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# Symmetry Analysis and Conservation Laws of the Zoomeron Equation

1
International Institute for Symmetry Analysis and Mathematical Modelling, Department of Mathematical Sciences, North-West University, Maﬁkeng Campus, Private Bag X 2046, Mmabatho 2735, South Africa
2
Departamento de Matemáticas, Universidad de Cádiz, P. O. Box 40, 11510 Puerto Real, Cádiz, Spain
*
Author to whom correspondence should be addressed.
Symmetry 2017, 9(2), 27; https://doi.org/10.3390/sym9020027
Received: 27 October 2016 / Accepted: 10 February 2017 / Published: 21 February 2017

## Abstract

In this work, we study the (2 + 1)-dimensional Zoomeron equation which is an extension of the famous (1 + 1)-dimensional Zoomeron equation that has been studied extensively in the literature. Using classical Lie point symmetries admitted by the equation, for the ﬁrst time we develop an optimal system of one-dimensional subalgebras. Based on this optimal system, we obtain symmetry reductions and new group-invariant solutions. Again for the ﬁrst time, we construct the conservation laws of the underlying equation using the multiplier method.

## 1. Introduction

Many physical phenomena of the real world are governed by nonlinear partial differential equations (NLPDEs). It is therefore absolutely necessary to analyse these equations from the point of view of their integrability and finding exact closed form solutions. Although this is not an easy task, many researchers have developed various methods to find exact solutions of NLPDEs. These methods include the sine-cosine method , the extended tanh method , the inverse scattering transform method , the Hirota’s bilinear method , the multiple exp-function method , the simplest equation method [6,7], non-classical method , method of generalized conditional symmetries , and the Lie symmetry method [10,11].
This paper aims to study one NLPDE; namely, the (2 + 1)-dimensional Zoomeron equation 
$u x y u t t − u x y u x x + 2 ( u 2 ) t x = 0 ,$
which has attracted some attention in recent years. Many authors have found closed-form solutions of this equation. For example, the $( G ′ / G ) −$expansion method [12,13], the extended tanh method , the tanh-coth method , the sine-cosine method [16,17], and the modified simple equation method  have been used to find closed-form solutions of (1). The (2 + 1)-dimensional Zoomeron equation with power-law nonlinearity was studied in  from a Lie point symmetries point of view and symmetry reductions, and some solutions were obtained. Additionally, in , the authors have given a brief history of the (1 + 1)-dimensional Zoomeron equation. See also [20,21,22].
In this paper we first use the classical Lie point symmetries admitted by Equation (1) to find an optimal system of one-dimensional subalgebras. These are then used to perform symmetry reductions and determine new group-invariant solutions of (1). It should be noted that such approach was previously used for examination of a wide range of nonlinear PDEs [23,24,25,26,27,28,29,30,31]. Furthermore, we derive the conservation laws of (1) using the multiplier method [32,33].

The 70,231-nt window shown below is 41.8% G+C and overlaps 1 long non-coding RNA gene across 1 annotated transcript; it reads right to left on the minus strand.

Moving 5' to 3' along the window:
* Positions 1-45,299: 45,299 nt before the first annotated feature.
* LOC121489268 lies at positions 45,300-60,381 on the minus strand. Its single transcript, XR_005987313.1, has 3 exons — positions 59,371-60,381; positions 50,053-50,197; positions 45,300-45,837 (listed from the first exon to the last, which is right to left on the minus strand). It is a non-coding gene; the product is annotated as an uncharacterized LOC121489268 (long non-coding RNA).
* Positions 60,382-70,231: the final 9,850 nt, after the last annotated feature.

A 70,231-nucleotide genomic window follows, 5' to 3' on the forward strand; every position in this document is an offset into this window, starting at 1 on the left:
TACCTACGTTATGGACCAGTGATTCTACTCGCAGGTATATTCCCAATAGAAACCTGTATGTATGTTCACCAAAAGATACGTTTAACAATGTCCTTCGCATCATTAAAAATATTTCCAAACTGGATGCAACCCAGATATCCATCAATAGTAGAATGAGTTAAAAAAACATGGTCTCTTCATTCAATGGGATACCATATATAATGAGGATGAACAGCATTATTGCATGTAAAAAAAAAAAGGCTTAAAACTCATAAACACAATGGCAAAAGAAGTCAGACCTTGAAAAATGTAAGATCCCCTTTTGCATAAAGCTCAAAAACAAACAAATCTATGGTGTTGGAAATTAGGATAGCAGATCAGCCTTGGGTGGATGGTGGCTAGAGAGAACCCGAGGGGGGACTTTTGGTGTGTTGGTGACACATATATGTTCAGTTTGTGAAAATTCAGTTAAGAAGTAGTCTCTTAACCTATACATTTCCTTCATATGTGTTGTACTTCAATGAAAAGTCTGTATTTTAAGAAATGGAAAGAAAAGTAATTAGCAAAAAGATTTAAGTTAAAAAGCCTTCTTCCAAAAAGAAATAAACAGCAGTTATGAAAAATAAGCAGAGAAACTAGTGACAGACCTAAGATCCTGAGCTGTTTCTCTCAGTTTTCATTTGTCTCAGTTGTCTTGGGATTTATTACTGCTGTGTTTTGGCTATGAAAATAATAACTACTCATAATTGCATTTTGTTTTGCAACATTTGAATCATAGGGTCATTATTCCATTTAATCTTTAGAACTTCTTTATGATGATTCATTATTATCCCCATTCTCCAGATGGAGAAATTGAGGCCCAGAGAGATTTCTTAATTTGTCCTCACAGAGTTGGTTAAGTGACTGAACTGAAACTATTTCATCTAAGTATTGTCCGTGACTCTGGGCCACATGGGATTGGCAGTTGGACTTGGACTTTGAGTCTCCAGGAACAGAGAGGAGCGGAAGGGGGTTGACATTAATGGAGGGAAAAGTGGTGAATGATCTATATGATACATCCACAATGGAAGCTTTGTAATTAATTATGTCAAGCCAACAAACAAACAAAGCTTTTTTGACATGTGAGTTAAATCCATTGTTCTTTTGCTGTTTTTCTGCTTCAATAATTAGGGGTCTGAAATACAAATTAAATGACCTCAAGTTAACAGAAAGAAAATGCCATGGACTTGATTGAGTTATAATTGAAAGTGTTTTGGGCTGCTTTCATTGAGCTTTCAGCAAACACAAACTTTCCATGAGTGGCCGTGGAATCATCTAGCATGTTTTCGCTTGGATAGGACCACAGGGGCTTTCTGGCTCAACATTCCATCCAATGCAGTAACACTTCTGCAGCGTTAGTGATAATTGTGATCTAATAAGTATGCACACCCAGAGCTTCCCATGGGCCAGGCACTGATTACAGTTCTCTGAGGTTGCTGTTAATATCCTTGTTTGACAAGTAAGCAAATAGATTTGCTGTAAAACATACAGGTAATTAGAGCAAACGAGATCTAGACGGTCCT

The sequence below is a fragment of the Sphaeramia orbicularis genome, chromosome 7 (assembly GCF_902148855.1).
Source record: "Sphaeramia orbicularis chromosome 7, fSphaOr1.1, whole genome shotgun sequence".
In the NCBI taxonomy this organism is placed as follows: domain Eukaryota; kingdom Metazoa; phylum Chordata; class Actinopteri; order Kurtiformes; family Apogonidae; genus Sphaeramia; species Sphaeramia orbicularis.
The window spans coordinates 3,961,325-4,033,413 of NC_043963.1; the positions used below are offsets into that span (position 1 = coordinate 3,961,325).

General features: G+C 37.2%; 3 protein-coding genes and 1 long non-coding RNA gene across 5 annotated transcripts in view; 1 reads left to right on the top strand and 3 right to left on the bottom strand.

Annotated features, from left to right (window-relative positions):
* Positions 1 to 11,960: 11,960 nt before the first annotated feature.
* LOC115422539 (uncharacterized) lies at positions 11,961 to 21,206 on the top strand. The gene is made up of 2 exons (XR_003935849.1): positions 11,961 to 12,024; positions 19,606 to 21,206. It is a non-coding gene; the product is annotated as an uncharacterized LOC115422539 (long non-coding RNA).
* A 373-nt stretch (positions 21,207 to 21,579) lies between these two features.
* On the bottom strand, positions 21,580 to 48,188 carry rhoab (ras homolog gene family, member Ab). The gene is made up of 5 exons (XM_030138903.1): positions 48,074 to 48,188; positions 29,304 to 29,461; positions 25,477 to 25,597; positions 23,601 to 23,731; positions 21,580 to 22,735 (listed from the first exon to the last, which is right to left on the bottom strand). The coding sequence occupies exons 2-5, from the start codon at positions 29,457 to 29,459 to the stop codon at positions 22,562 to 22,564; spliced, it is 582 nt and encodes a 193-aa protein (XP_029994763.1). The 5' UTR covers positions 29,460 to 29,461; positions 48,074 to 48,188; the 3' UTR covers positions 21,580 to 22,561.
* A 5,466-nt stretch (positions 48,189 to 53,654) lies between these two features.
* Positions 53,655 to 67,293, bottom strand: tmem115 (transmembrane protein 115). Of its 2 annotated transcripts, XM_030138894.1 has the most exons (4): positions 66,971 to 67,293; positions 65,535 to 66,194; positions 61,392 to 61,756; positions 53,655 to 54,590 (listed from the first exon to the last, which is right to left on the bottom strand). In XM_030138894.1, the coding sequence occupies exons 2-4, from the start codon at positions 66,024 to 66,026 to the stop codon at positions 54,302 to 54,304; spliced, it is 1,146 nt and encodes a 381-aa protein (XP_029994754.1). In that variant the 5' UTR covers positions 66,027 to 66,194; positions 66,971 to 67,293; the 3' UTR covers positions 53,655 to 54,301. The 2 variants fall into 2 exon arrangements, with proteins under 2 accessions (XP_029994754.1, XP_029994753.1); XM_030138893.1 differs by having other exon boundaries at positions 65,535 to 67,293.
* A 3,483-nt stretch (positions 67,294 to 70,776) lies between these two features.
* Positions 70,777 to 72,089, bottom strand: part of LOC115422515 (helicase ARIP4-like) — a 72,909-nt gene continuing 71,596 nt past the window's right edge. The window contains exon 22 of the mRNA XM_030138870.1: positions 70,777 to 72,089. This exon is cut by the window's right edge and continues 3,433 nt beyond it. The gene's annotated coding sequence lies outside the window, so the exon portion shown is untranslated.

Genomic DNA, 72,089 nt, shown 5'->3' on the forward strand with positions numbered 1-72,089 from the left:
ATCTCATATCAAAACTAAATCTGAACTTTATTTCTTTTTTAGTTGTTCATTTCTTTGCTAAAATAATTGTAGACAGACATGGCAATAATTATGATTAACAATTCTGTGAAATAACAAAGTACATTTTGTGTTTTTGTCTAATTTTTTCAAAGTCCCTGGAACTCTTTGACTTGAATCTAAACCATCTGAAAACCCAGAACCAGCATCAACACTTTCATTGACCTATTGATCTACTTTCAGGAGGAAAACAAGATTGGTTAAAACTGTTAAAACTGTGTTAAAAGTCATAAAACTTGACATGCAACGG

The paper is organized as follows: in Section 2, we compute the Lie point symmetries of (1) and use them to construct the optimal system of one-dimensional subalgebras. These are then used to perform symmetry reductions and determine new group-invariant solutions of (1). In Section 3, we derive conservation laws of (1) by employing the multiplier method. Finally, concluding remarks are presented in Section 4.

## 2. Symmetry Reductions and Exact Solutions of (1) Based on Optimal System

In this section, firstly we use the Lie point symmetries admitted by (1) to construct an optimal system of one-dimensional subalgebras. Thereafter, we obtain symmetry reductions and group-invariant solutions based on the optimal system of one-dimensional subalgebras [23,24].

#### 2.1. Lie Point Symmetries of (1)

The Lie point symmetries of the Zoomeron Equation (1) are given by 
$X 1 = ∂ ∂ t , X 2 = ∂ ∂ x , X 3 = ∂ ∂ y , X 4 = t ∂ ∂ t + x ∂ ∂ x − y ∂ ∂ y , X 5 = 2 y ∂ ∂ y − u ∂ ∂ u ,$
which generate a five-dimensional Lie algebra $L 5$.

#### 2.2. Optimal System of One-Dimensional Subalgebras

In this subsection, we use the Lie point symmetries of (1) to compute an optimal system of one-dimensional subalgebras. We employ the method given in [23,24], which takes a general element from the Lie algebra and reduces it to its simplest equivalent form by using the chosen adjoint transformations
$Ad ( exp ( ε X i ) ) X j = ∑ n = 0 ∞ ε n n ! ( ad X i ) n ( X j ) = X j − ε [ X i , X j ] + ε 2 2 ! [ X i , [ X i , X j ] ] − ⋯ ,$
where ε is a real number, and $[ X i , X j ]$ denotes the commutator defined by
$[ X i , X j ] = X i X j − X j X i .$
The table of commutators of the Lie point symmetries of Equation (1) and the adjoint representations of the symmetry group of (1) on its Lie algebra are given in Table 1 and Table 2, respectively. Then, Table 1 and Table 2 are used to construct the optimal system of one-dimensional subalgebras for Equation (1).